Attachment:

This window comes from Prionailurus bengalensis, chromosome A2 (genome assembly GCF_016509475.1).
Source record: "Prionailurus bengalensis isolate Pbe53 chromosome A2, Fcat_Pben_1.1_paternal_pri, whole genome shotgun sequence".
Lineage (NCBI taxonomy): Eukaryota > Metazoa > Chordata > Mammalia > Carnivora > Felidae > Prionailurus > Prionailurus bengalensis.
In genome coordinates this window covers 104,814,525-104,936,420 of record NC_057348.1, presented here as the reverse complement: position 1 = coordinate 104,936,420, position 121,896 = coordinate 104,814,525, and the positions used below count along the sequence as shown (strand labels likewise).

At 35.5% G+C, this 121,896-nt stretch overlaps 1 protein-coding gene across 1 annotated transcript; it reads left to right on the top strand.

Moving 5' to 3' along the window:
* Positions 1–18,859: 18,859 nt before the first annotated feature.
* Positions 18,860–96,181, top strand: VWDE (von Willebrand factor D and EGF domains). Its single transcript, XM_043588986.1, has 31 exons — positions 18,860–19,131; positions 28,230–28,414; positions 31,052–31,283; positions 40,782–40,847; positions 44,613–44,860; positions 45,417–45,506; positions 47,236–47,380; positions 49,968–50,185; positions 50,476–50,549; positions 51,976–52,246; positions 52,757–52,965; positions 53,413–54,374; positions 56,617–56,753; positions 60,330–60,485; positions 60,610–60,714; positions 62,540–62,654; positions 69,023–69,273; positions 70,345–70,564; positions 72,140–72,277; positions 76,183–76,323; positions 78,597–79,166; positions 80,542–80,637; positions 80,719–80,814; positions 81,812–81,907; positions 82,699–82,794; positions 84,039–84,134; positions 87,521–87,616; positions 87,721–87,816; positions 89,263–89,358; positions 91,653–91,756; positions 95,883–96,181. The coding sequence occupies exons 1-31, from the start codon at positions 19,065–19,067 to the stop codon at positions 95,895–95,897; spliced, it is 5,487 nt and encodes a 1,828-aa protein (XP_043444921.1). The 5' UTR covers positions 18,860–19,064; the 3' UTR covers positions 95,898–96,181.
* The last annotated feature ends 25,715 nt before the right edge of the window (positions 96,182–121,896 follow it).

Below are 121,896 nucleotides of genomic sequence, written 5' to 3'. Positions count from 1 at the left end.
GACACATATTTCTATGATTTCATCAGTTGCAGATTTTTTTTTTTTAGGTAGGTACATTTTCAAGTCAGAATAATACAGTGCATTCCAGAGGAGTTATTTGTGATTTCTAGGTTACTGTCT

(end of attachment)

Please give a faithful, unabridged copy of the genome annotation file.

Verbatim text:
This window comes from Prionailurus bengalensis, chromosome A2 (genome assembly GCF_016509475.1).
Source record: "Prionailurus bengalensis isolate Pbe53 chromosome A2, Fcat_Pben_1.1_paternal_pri, whole genome shotgun sequence".
Lineage (NCBI taxonomy): Eukaryota > Metazoa > Chordata > Mammalia > Carnivora > Felidae > Prionailurus > Prionailurus bengalensis.
In genome coordinates this window covers 104,814,525-104,936,420 of record NC_057348.1, presented here as the reverse complement: position 1 = coordinate 104,936,420, position 121,896 = coordinate 104,814,525, and the positions used below count along the sequence as shown (strand labels likewise).

At 35.5% G+C, this 121,896-nt stretch overlaps 1 protein-coding gene across 1 annotated transcript; it reads left to right on the top strand.

Moving 5' to 3' along the window:
* Positions 1–18,859: 18,859 nt before the first annotated feature.
* Positions 18,860–96,181, top strand: VWDE (von Willebrand factor D and EGF domains). Its single transcript, XM_043588986.1, has 31 exons — positions 18,860–19,131; positions 28,230–28,414; positions 31,052–31,283; positions 40,782–40,847; positions 44,613–44,860; positions 45,417–45,506; positions 47,236–47,380; positions 49,968–50,185; positions 50,476–50,549; positions 51,976–52,246; positions 52,757–52,965; positions 53,413–54,374; positions 56,617–56,753; positions 60,330–60,485; positions 60,610–60,714; positions 62,540–62,654; positions 69,023–69,273; positions 70,345–70,564; positions 72,140–72,277; positions 76,183–76,323; positions 78,597–79,166; positions 80,542–80,637; positions 80,719–80,814; positions 81,812–81,907; positions 82,699–82,794; positions 84,039–84,134; positions 87,521–87,616; positions 87,721–87,816; positions 89,263–89,358; positions 91,653–91,756; positions 95,883–96,181. The coding sequence occupies exons 1-31, from the start codon at positions 19,065–19,067 to the stop codon at positions 95,895–95,897; spliced, it is 5,487 nt and encodes a 1,828-aa protein (XP_043444921.1). The 5' UTR covers positions 18,860–19,064; the 3' UTR covers positions 95,898–96,181.
* The last annotated feature ends 25,715 nt before the right edge of the window (positions 96,182–121,896 follow it).

Below are 121,896 nucleotides of genomic sequence, written 5' to 3'. Positions count from 1 at the left end.
GACACATATTTCTATGATTTCATCAGTTGCAGATTTTTTTTTTTTAGGTAGGTACATTTTCAAGTCAGAATAATACAGTGCATTCCAGAGGAGTTATTTGTGATTTCTAGGTTACTGTCT